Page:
- The Washington Times - Tuesday, May 10, 2005

“East is east and West is west, and never the twain shall meet.” The jet airplane and the Internet have rendered a lot of Kipling’s eloquence irrelevant, but the old boy had a point. Cultures, if not necessarily at war, still clash.

Consider the noble dog. In the West we regard him as man’s best friend. For one thing, he sees and hears a lot, and he’ll never tell. Little old ladies have been known to bequeath fortunes to his interests. “A gay dog” was once a sly compliment for the man about town and with very different connotations than such a compliment would imply today. Shakespeare characterized mighty armies with canine metaphor (“let slip the dogs of war”). Great universities invoke him as mascot for their beloved athletic teams. Yalies sing a hymn to him: “Bulldog, Bulldog, bow, wow, wow,” and the Georgia Bulldogs are annually the scourge of college football. The most loyal Democrats of yesteryear proudly called themselves “yellow dogs.” Loyal Democrats of the present day style themselves “the blue dogs,” and our soldiers are “working like dogs” on far-flung fronts today in the interests of what our French friends celebrate as liberte, egalite, fraternite. Indeed, we regard the dog as one of God’s greatest gifts, one of the noblest expressions of patience, loyalty, kindness and devotion.

A dog, in short, has soul, if not a soul. But this, alas, doesn’t always translate accurately to other cultures. In much of the Islamic world, for example, the dog is not, not to put too fine a point on it, held in such high repute, and is often regarded as not much better than, say, the sole of a man’s shoe. You can offend a devout Muslim, as the editorial page of this newspaper has learned to our chagrin, with a canine comparison that would cheer a conscientious Christian.

Our Bill Garner, whom we regard as the most incisive and talented cartoonist at work on American newspapers, set out last week to express, in a cartoonist’s irreverent way, a little gratitude for Pakistan’s work in the pursuit and capture of Abu Faraj al-Libbi, believed to be the third-in-command of al Qaeda.

In an unexpected “tribute” to the long reach of the influence of this newspaper, the Pakistani parliament adopted, unanimously, a resolution decrying Mr. Garner’s cartoon, and the Pakistani embassy has protested “an insult to the sentiments of the people of both Pakistan and the United States as it strengthens the hands of the extremists.” This imputes more power to a mere newspaper than any newspaper deserves, but we take the embassy’s point and offer the assurance that no insult was intended. Other Pakistani politicians have demanded an apology from no less than the president of the United States. The suggestion that any American newspaper speaks for the government or a president betrays a profound ignorance of how America works. If an American president could prevent newspaper cartoonists from insulting, reviling, abusing, affronting and “dissing” politicians, he would not exercise this power in behalf of anyone but himself. Newspaper cartoonists have been insulting, reviling, abusing, affronting and “dissing” presidents for more than a century, and all that presidents can do about it is grin, bear it and ask for the originals, for framing and display on desk or wall.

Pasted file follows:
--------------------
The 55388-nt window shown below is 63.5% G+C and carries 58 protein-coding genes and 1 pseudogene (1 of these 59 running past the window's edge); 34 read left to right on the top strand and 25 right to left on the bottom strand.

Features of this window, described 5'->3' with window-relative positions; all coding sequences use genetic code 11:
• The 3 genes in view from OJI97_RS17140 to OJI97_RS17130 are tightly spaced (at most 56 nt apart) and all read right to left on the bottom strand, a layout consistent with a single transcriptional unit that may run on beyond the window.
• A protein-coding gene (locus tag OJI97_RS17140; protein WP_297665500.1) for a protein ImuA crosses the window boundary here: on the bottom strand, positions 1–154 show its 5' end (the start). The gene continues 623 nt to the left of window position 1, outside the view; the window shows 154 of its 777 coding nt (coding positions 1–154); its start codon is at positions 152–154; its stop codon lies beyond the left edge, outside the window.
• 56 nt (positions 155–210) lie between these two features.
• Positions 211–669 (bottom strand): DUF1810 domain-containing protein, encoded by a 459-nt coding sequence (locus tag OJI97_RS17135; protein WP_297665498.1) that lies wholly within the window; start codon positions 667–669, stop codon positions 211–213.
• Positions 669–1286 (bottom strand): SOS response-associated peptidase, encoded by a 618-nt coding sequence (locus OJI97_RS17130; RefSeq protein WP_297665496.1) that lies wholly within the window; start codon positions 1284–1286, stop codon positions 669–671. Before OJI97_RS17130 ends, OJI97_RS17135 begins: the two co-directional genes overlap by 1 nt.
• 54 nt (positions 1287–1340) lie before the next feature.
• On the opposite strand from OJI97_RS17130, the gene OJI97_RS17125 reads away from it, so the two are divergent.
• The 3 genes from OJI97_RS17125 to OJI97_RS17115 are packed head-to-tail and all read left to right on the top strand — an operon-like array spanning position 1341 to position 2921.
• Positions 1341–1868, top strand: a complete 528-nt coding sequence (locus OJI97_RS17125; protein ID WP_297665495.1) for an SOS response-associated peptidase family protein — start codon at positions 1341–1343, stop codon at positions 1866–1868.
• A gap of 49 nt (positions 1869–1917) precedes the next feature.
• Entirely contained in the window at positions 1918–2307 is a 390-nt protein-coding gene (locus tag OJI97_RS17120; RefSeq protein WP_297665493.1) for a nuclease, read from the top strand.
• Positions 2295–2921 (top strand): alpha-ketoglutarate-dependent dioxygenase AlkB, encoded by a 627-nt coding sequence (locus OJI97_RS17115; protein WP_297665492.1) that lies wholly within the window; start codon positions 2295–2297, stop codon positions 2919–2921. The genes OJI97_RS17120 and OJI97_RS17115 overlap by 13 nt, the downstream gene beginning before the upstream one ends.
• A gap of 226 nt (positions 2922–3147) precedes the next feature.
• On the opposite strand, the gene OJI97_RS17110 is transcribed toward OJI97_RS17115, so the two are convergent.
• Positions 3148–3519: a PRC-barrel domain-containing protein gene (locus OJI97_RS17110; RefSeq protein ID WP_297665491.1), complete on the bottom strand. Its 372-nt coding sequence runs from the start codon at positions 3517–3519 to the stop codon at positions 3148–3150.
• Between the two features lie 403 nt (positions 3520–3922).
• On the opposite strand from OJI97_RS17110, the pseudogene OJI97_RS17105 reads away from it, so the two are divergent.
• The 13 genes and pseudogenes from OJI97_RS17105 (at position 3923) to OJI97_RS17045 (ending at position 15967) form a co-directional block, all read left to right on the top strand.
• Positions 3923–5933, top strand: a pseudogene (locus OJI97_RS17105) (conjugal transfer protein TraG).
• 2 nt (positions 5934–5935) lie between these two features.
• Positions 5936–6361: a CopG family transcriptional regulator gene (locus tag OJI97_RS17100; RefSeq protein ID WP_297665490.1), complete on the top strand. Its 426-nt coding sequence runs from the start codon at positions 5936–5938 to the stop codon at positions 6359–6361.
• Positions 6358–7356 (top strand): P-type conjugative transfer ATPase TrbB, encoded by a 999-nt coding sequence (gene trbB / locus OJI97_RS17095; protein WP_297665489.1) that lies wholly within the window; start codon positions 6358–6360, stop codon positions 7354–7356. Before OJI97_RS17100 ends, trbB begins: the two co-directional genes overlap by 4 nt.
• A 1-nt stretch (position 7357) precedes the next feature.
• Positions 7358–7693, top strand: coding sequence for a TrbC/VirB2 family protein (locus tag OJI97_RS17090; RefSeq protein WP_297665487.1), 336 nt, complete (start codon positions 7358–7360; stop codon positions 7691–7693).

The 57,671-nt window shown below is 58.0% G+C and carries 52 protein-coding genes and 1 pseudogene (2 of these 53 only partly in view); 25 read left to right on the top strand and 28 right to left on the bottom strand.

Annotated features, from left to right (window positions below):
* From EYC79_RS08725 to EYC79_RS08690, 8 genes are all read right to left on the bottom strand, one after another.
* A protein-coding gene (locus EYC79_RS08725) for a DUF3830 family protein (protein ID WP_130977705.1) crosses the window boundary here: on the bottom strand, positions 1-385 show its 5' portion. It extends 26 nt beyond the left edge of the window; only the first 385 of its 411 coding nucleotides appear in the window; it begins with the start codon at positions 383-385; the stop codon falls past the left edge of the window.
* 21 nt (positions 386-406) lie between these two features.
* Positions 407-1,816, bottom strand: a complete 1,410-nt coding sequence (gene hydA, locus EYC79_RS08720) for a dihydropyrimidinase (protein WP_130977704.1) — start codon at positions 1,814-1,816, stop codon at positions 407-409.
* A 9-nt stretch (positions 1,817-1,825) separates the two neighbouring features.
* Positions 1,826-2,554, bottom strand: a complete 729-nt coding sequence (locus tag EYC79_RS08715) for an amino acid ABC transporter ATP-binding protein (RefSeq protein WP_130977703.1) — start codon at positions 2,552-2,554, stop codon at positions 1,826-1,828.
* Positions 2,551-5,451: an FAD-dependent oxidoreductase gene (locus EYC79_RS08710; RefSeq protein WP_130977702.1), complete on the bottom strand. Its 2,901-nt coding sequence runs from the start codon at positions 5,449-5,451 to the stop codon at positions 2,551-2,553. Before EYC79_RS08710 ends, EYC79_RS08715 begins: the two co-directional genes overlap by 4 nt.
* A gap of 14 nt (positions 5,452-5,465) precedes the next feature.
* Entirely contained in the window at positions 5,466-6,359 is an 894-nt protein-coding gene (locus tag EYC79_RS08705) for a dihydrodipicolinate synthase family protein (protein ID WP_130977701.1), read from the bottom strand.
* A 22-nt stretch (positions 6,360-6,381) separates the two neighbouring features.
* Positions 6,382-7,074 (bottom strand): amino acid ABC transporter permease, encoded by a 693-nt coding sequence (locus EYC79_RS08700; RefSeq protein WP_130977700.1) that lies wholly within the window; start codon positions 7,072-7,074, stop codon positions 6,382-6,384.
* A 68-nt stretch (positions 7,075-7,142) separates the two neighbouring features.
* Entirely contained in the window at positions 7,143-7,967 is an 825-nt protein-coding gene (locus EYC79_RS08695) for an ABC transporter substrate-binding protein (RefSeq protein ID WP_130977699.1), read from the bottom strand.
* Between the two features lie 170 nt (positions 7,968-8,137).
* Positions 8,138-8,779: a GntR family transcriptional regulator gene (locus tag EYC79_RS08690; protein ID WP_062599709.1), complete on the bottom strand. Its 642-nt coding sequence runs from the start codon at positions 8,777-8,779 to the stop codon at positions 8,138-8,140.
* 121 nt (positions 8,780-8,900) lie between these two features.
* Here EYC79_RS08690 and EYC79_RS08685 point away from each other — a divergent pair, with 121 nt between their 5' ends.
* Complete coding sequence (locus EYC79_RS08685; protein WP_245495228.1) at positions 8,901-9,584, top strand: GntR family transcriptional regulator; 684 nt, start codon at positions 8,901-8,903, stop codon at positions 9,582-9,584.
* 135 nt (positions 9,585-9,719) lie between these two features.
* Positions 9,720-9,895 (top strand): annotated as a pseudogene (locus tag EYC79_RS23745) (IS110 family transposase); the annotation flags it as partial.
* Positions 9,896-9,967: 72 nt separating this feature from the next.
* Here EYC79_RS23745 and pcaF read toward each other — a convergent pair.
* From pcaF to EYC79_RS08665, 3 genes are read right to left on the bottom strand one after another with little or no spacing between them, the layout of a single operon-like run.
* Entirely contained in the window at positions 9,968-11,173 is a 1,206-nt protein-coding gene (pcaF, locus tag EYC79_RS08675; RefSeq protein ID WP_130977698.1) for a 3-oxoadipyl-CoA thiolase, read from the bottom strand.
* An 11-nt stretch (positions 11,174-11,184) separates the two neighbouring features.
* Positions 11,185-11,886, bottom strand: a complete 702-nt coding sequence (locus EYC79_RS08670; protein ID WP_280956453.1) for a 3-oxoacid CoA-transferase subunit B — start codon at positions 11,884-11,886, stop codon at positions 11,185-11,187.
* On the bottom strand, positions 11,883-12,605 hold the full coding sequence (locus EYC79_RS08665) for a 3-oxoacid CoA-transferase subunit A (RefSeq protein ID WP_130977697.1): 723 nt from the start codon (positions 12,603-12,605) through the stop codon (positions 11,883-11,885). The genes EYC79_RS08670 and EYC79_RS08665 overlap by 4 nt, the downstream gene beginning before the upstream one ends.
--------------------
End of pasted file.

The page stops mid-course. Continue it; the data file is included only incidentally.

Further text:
For his part, Mr. Garner, who admires Pakistan and, we might as well say it, loves old hounds, meant no offense or injury. Indeed, quite the contrary: “When I showed a dog bringing in a terrorist I did it in the spirit of goodwill and friendship that exists between the two countries. I did not mean anything disparaging.” Nevertheless, he says he will find other metaphors next time: “I now understand that it obviously is a very negative symbol in Pakistan. I hope they will have an understanding of what I intended, and will accept differences among religions and cultures.”

And if he knows what’s good for him, he’ll be careful about what he says about cats.

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